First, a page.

Dodging a Bullet

Everyday, almost the first thing in the morning, I read the local newspaper to find out the most recent number of cases and deaths from Covid-19 in my county. The daily tabulation belies the pain and tragedies of this pandemic: 145 new cases, no deaths on Monday; 180 new cases, one death on Tuesday; 110 cases, two deaths on Wednesday. Although no names are given for the pandemic’s latest victims, the news reports give their ages and whether they were residents of a senior group home: one in their 70s; one in their 60s; two in their 80s; two of the deceased in a long-term facility.

Almost all the deaths are people over 60, with many in their 80s. Because I’m 71, it feels like death is knocking on doors all around me, that it comes blowing down the streets and paths of my town, skirting the edges of my house. I shut myself in, close the windows, lock the doors and try to turn away. But it’s out there.

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That Could Have Been Me

Sometimes you hear a story in the news that you can’t get out of your head. A friend is obsessed with the story of an older couple who refused to leave their homes during our wildfires this fall, because they thought they would be safe in their cement bunker. Tragically, they didn’t survive the intense fire, and my friend wants to know why their children or officials didn’t make more of an effort to persuade them to leave.

A story that has obsessed me for the past month is the senseless death of a 71-year-old man who was attacked while riding on a bike path not far from where I live. Apparently, his assailants wanted his bike, something scarce and valuable in a time when people feel the need to escape their homes.

Two days before I read the article about his death, I was on that same bike path, although on the opposite (west) end. I’m also the same age as the victim. I can’t help but think that easily could have been me. It’s a reminder that death can come any time, out of the blue and in the least likely places: a public bike path on a warm day, to someone just enjoying the fresh air and sun.

After the initial reporting, I searched the newspaper every day to find out what exactly happened. Although the details were sketchy, it sounds like three men went to grab the victim’s  bike, and in the process the victim was injured badly enough that he died a week later. Did he fall and crack his head or did they rough him up enough that he couldn’t survive his injuries? Or did he have a heart attack in the process?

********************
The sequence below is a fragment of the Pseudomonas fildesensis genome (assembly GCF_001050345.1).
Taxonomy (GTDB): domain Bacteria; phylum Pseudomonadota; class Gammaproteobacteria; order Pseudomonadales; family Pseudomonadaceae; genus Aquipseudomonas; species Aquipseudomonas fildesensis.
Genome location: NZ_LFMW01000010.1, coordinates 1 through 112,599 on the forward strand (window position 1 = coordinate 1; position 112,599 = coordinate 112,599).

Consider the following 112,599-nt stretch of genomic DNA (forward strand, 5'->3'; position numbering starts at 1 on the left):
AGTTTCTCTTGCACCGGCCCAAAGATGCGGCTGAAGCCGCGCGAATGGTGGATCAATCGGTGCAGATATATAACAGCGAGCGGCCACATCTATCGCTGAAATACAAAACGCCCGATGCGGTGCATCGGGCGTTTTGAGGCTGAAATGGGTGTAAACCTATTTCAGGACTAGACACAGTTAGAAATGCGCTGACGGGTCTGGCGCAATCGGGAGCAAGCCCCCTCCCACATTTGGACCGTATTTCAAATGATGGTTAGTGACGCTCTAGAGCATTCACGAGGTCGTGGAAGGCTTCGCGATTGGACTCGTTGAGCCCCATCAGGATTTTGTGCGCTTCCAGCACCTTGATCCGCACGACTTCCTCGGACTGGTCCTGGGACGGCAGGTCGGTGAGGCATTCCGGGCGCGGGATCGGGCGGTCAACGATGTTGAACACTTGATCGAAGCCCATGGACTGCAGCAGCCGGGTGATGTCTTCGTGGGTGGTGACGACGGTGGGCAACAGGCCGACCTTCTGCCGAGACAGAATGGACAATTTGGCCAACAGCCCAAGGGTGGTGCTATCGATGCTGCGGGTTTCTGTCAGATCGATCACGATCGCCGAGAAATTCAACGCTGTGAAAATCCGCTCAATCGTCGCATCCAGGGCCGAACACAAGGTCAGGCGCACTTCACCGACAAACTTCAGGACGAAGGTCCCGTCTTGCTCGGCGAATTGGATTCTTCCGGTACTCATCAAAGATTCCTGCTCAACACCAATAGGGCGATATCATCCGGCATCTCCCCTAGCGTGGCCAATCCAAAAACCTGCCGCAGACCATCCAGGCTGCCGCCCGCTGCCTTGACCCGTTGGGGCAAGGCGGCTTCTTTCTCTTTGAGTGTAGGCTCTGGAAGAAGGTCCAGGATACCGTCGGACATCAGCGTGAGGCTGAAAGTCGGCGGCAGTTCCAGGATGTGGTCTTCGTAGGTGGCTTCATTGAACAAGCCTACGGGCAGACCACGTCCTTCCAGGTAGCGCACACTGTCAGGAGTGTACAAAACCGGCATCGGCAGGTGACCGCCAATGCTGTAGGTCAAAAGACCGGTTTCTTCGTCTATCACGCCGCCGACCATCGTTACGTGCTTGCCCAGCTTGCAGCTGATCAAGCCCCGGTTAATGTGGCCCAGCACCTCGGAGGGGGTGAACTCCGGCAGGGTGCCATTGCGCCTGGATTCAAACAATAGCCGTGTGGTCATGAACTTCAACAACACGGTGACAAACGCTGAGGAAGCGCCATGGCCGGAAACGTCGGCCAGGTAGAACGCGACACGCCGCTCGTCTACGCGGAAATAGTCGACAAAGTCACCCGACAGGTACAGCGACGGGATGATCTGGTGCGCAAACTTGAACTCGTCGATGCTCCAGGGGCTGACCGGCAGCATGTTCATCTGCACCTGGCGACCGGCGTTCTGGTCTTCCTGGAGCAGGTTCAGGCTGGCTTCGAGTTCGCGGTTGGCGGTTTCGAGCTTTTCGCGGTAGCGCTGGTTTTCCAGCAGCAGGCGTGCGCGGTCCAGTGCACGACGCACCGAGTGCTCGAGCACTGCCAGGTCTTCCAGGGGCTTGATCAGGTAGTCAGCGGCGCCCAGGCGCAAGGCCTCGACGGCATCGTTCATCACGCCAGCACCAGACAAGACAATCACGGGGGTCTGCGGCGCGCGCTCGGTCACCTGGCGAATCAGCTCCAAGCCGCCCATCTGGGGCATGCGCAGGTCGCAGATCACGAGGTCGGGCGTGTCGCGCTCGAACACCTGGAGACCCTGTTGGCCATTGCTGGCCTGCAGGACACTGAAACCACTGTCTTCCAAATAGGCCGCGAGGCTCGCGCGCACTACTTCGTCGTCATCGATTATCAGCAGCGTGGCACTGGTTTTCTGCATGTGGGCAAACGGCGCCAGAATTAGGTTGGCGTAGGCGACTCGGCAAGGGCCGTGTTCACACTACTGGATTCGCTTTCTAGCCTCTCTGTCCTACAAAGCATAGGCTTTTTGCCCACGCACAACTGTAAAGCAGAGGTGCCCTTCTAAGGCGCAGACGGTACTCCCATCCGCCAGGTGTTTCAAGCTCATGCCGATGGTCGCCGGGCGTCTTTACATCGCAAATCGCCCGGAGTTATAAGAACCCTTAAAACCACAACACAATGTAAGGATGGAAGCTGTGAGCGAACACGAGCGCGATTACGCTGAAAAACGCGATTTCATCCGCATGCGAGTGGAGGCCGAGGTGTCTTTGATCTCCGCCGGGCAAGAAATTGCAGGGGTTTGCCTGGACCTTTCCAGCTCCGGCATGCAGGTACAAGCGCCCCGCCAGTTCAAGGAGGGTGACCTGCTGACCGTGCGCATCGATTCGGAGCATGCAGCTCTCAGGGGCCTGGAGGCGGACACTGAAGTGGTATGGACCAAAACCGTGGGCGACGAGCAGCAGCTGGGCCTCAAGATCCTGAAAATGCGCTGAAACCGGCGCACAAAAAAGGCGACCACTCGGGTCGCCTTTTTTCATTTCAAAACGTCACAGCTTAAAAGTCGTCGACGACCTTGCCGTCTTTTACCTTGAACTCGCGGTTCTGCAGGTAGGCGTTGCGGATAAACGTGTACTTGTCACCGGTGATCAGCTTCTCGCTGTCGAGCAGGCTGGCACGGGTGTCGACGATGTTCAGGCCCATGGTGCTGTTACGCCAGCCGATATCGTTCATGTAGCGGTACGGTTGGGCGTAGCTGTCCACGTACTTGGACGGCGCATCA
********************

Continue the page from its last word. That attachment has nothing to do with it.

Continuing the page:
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Making Choices in the Pandemic

I have friends who are playing golf and enjoying happy hour, and friends who won’t leave the house until a vaccine is found for Covid-19. Just as the virus reveals the fault lines between those who take responsibility and those who seem oblivious to the threat—seen most easily in those who wear masks and those who refuse—I’m also seeing the different safety thresholds in friends and acquaintances.

It feels like everyone needs to make their own decision, weighing the inherent or possible risks against the rewards. You take into account your health but also your comfort level. For some people feeling secure is the most important factor, while others, like me, need to be out in the world. Stuck inside, I can easily fall into dark thoughts. Outside, even if just a walk around the block, my mind opens up and experiences other worlds besides the claustrophobic one inside my head.

But it’s a different decision for everyone. I have friends who are staying inside and enjoying what they call the “monastic” life—quiet, contemplative and simple. For introverts, the pandemic is proving to be a legitimate reason not to be social.  

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